• What will you do to make sure he does not get caught in the bed rails or wheelchair strap?
  • Will you review the use of the restraint monthly – if so, may I attend?

If the facility will not provide any additional monitoring because of the restraint, then its use should be very limited. At the very least, make sure the physician and facility are on the same page, and understand your concerns.

Role of a Certified Nursing Assistant

A certified nursing assistant is a medical employee who works with doctors and nurses in medical environments and care facilities. They do things like checking vital signs of patients and helping with things like bathing and feeding. They work with medical equipment, setting it up and checking it. They change bedpans and sheets. They are also at the front lines of checking and maintaining a patient’s mental and emotional state.

There are a lot of great reasons to become a CNA. One example is the strongly held belief that fully qualified nurses who started out as nursing assistants just tend to make better nurses. Being able to start out on the ground level gives you the patient-based perspective you need to be a great RN.

CNAs are an important part of any medical team these days, even within teams that don’t just include nurses. They provide a lot of base level routine care operations that free nurses up to help with more involved work. CNAs are great at not only helping with hands on procedures, but also with being the front line workers who keep track of each patient’s physical and mental condition. Nurses are often overburdened, and often can’t spend enough time with patients to get a good feel for how they are doing. This is where CNAs can really shine in monitoring patient’s well-being and helping to improve it.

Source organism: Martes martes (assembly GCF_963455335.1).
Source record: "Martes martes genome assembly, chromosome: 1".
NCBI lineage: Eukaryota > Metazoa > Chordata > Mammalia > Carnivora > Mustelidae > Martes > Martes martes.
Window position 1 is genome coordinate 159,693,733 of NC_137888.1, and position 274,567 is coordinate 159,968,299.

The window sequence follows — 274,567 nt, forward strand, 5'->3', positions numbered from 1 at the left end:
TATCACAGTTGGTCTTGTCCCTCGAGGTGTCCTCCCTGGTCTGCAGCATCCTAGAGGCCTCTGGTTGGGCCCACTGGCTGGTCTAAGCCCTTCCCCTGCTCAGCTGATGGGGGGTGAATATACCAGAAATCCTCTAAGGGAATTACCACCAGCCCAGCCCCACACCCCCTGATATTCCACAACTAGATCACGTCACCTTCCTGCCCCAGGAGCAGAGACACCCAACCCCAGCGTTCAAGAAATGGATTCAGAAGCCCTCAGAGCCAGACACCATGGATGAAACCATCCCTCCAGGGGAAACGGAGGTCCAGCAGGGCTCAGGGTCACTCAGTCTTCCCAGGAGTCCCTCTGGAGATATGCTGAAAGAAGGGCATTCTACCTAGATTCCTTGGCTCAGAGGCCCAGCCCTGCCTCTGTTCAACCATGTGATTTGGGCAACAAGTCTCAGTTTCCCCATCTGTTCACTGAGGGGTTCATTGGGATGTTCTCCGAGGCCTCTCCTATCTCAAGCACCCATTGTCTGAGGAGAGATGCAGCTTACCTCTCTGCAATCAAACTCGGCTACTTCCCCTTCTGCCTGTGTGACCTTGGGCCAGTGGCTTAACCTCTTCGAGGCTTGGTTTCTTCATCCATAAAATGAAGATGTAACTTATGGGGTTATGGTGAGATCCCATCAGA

While they have a wide variety of duties, they do have certain standard job descriptions. At the most basic level, the CNA provides basic nursing services while being supervised by a fully trained RN or LPN. They need to be supervised, as they do not have the legal abilities that a fully registered nurse has.

Their official duties involve taking care of patient grooming, bathing, feeding and hygiene, observing patient’s mental and physical well-being, checking and noting vital signs, moving and transporting patients around the facilities, and other ground level procedures. They are needed and helpful members of any medical facility that engages in long-term or resident care.